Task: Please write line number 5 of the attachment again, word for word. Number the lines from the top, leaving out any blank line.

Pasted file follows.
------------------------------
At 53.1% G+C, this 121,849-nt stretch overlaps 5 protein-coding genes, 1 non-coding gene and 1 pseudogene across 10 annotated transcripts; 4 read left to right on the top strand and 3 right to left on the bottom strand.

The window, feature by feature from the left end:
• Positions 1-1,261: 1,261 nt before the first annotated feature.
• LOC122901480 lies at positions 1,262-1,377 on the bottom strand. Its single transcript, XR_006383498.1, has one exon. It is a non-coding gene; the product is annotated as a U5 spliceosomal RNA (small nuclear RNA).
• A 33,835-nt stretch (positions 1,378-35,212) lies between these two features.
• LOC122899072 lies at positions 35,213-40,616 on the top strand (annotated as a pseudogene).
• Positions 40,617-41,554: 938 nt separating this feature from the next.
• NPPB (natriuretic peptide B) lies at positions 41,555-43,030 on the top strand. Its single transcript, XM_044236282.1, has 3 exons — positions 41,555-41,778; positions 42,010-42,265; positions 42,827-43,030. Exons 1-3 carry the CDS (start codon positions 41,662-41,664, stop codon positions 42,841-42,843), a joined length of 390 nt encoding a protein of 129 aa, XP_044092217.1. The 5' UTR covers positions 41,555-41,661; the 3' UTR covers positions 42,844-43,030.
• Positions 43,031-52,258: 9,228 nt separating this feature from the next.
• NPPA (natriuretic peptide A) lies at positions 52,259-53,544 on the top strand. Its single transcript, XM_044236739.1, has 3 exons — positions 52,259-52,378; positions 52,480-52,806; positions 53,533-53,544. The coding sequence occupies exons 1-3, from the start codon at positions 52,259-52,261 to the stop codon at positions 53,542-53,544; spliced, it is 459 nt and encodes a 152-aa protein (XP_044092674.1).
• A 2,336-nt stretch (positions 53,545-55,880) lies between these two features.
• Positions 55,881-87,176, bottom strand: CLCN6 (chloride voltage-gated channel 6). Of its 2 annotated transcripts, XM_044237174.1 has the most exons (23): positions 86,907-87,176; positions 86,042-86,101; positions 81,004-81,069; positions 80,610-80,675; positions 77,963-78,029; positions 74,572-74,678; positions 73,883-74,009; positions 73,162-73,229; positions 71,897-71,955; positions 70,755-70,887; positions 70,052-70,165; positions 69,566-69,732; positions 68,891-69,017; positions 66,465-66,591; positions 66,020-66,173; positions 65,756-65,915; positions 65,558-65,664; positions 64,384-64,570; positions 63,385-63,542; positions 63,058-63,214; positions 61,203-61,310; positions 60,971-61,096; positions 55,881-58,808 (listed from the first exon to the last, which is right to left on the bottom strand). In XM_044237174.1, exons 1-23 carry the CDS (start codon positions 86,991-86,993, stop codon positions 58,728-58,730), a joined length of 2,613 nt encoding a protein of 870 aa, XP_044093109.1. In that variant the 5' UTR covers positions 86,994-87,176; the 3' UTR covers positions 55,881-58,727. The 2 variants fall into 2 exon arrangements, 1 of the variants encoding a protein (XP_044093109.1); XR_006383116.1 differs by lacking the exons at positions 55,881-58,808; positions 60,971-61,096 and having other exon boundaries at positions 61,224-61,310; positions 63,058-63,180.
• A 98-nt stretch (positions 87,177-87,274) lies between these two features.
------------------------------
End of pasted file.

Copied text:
• A 33,835-nt stretch (positions 1,378-35,212) lies between these two features.